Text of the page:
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Fibre optic cable connections from a central exchange to the apartments, which will provide a very high data transmission capacity, is increasingly being demanded by many building owners. Such as is the case with the LimmatSpot project in Spreitenbach. For UPC, this means exploring new avenues and new types of development to meet the needs of the construction industry. Fibre optic cabling in buildings, i.e. utilisation of the fibre optic connections provided within a building, is new territory for UPC and is only used in larger, new buildings. This project is one of the first of its kind - and cablex was commissioned to implement it.
By spring 2019, the LimmatSpot construction project had been completed in Spreitenbach, a new development with 234 apartments as well as office and commercial space. Thanks to the central location of this development, the Pathé cinema, the Shoppi Tivoli, IKEA as well as various restaurants, bars and much more are within walking distance. From 2022, the Limmat Valley Railway will also provide a direct connection to Zurich. But that's not all: The residents benefit from ultra broadband, which enables the reception of ultra high-definition television (UHD) on several devices at the same time, as well as fast Internet connections. The client determined the way in which the buildings were to be connected, which means access to the individual apartments was realised exclusively with optical fibre. For this contract, several companies were allowed to submit their bids for the realisation of the LimmatSpot Project.
One of these providers was UPC. This requirement, as well as the client's specifications regarding utilisation of optical fibre, meant treading new ground for UPC. Until now, UPC's approach had been to connect new buildings with optical fibre cabling and then to use broadband cable (coaxial cable) as the transmission medium within the buildings (riser zones). For the LimmatSpot project in Spreitenbach, UPC decided to launch one of the first pilot projects with the aim of precisely understanding and implementing the operational challenges related to fibre to the home (FTTH), i.e. fibre optic cabling right into the apartments in new buildings. cablex was brought on board for the structural implementation.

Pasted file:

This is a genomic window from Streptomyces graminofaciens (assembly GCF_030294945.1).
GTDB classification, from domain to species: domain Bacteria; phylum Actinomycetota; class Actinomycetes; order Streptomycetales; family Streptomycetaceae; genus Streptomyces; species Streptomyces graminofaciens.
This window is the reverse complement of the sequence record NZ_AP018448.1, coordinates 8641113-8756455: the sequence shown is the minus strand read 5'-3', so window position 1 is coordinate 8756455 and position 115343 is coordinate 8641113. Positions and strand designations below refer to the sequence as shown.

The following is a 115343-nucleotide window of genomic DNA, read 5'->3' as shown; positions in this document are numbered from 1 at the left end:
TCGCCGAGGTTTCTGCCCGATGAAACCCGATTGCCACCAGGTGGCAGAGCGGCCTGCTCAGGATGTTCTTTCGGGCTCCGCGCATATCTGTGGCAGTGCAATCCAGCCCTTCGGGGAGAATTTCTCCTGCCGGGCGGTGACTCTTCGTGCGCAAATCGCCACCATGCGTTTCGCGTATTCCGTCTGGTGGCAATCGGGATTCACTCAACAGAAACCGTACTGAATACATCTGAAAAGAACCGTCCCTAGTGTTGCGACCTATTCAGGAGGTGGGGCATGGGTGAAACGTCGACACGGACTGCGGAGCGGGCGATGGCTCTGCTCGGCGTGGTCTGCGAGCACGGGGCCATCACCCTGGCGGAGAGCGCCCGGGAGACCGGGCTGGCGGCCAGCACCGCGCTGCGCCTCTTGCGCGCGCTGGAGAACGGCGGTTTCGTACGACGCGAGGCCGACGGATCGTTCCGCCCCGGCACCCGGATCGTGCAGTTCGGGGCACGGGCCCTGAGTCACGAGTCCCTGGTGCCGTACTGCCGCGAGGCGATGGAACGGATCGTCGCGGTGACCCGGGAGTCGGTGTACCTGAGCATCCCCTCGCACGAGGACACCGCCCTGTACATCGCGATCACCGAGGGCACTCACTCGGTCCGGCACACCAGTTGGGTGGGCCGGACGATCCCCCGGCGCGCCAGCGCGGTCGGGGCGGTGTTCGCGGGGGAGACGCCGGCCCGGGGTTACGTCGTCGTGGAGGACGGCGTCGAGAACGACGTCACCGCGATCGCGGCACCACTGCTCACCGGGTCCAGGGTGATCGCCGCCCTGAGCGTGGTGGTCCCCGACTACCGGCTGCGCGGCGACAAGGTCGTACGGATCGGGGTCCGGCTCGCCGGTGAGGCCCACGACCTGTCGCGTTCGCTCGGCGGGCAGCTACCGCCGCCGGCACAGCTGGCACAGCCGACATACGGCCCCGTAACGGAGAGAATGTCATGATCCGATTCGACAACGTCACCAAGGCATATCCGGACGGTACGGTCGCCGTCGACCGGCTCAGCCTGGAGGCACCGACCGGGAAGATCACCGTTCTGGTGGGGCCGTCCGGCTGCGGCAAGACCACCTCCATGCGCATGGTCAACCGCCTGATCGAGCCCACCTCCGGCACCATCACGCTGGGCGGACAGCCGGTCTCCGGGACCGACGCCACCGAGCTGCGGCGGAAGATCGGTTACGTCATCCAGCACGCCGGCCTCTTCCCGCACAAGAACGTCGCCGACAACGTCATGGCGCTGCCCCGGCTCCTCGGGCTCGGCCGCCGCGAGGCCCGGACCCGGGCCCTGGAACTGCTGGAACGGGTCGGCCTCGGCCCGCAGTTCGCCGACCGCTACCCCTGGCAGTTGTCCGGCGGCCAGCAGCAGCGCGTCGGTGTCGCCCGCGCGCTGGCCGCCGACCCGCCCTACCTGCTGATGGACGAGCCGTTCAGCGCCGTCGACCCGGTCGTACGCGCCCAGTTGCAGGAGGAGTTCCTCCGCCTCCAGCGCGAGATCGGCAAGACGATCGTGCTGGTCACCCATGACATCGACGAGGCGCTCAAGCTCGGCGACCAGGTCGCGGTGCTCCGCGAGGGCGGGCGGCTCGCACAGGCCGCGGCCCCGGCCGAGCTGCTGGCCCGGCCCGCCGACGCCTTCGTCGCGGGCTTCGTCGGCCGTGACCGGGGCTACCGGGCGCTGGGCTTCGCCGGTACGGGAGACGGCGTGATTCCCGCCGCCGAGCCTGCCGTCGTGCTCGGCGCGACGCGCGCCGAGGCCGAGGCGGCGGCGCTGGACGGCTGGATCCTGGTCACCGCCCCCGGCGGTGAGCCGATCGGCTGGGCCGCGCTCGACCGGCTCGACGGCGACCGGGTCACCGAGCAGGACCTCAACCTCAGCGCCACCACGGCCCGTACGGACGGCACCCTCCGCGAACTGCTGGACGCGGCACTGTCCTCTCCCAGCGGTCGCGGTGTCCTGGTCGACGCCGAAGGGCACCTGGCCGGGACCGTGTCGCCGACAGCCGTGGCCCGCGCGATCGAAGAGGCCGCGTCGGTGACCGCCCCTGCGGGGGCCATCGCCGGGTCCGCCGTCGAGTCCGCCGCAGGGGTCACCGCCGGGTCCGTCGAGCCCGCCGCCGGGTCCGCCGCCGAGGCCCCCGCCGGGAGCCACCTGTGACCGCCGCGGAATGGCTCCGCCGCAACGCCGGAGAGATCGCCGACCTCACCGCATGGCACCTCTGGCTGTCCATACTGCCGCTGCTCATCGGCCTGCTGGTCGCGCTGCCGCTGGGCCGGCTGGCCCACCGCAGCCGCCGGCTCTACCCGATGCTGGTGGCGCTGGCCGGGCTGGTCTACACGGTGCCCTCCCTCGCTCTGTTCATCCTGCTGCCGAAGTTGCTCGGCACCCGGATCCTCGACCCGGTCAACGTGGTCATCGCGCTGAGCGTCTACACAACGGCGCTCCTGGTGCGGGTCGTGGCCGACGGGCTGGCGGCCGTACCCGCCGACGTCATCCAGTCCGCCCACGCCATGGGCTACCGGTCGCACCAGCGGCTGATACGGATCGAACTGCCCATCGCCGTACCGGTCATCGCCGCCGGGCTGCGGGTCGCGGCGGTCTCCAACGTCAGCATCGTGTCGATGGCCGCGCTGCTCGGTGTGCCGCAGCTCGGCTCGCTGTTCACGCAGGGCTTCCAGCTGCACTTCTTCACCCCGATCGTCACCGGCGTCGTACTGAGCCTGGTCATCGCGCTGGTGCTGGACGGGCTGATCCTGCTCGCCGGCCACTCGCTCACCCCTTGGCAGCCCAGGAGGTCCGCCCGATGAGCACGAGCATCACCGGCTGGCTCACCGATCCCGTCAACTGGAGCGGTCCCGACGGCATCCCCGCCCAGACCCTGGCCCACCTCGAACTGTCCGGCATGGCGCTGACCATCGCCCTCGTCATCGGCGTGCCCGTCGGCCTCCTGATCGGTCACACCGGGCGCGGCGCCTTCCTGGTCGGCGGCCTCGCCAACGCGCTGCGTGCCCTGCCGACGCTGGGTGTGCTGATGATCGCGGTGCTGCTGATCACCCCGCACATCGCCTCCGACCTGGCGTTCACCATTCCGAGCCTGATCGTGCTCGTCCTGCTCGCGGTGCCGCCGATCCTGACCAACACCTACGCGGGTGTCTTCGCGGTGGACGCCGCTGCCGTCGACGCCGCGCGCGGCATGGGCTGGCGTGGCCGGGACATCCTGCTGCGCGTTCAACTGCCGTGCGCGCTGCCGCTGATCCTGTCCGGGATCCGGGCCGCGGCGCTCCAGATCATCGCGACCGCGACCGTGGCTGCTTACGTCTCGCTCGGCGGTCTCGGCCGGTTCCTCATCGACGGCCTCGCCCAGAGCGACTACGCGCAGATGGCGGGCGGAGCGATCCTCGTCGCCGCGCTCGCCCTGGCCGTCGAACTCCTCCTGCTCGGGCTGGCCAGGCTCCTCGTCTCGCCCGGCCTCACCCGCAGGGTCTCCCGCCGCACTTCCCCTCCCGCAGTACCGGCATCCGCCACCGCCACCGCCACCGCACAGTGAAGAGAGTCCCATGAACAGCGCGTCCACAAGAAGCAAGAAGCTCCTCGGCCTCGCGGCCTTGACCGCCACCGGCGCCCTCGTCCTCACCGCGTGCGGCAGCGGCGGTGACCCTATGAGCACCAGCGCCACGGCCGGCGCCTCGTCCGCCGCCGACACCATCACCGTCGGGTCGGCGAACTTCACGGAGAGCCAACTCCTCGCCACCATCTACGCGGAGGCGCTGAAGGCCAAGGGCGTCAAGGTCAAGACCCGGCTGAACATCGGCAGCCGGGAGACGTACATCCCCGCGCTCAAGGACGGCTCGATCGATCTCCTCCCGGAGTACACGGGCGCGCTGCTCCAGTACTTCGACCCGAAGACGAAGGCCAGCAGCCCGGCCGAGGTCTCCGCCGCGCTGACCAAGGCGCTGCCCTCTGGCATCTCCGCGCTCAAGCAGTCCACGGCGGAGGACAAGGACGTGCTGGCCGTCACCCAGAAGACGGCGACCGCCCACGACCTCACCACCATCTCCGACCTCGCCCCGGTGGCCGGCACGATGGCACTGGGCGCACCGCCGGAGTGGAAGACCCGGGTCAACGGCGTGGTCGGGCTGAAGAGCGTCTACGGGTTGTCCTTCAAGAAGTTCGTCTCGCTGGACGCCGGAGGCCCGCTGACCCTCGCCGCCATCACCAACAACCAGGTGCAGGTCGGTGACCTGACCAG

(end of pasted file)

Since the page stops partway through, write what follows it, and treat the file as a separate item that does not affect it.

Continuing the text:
Optical fibre instead of coaxial cable in the riser zones
The fibre optic cable runs from the central exchange right into the residential units. A new conduit system was installed in front of the building, which made it possible to feed in the cables. The fibre optic cable runs through this piping and into the apartments, where it is connected to the UPC rack. In the PC rack, so-called "Multi-Diode-Receivers" were installed. (MDR for short). These special devices make it possible for UPC's communication services to be available within the building via optical fibre. These also make it possible and meaningful to interconnect the other building cabling in a high-performance manner. The route between the MDR and the OTO socket in the multimedia distributors (short: MMD) within the 234 apartments has therefore been implemented using only optical fibre (FTTH). Broadband cables (coaxial cables) were installed for the last few metres between the MMD and the broadband connections in the individual apartment rooms. This installation inside the apartments is also referred to as "universal communication cabling" (short: UCC). This therefore corresponds exactly with the current OFCOM reference model for FTTH installations and proves that infrastructure and technology competition is taking place at all levels and is also justified in the sense of genuine freedom of choice for the end user, the resident.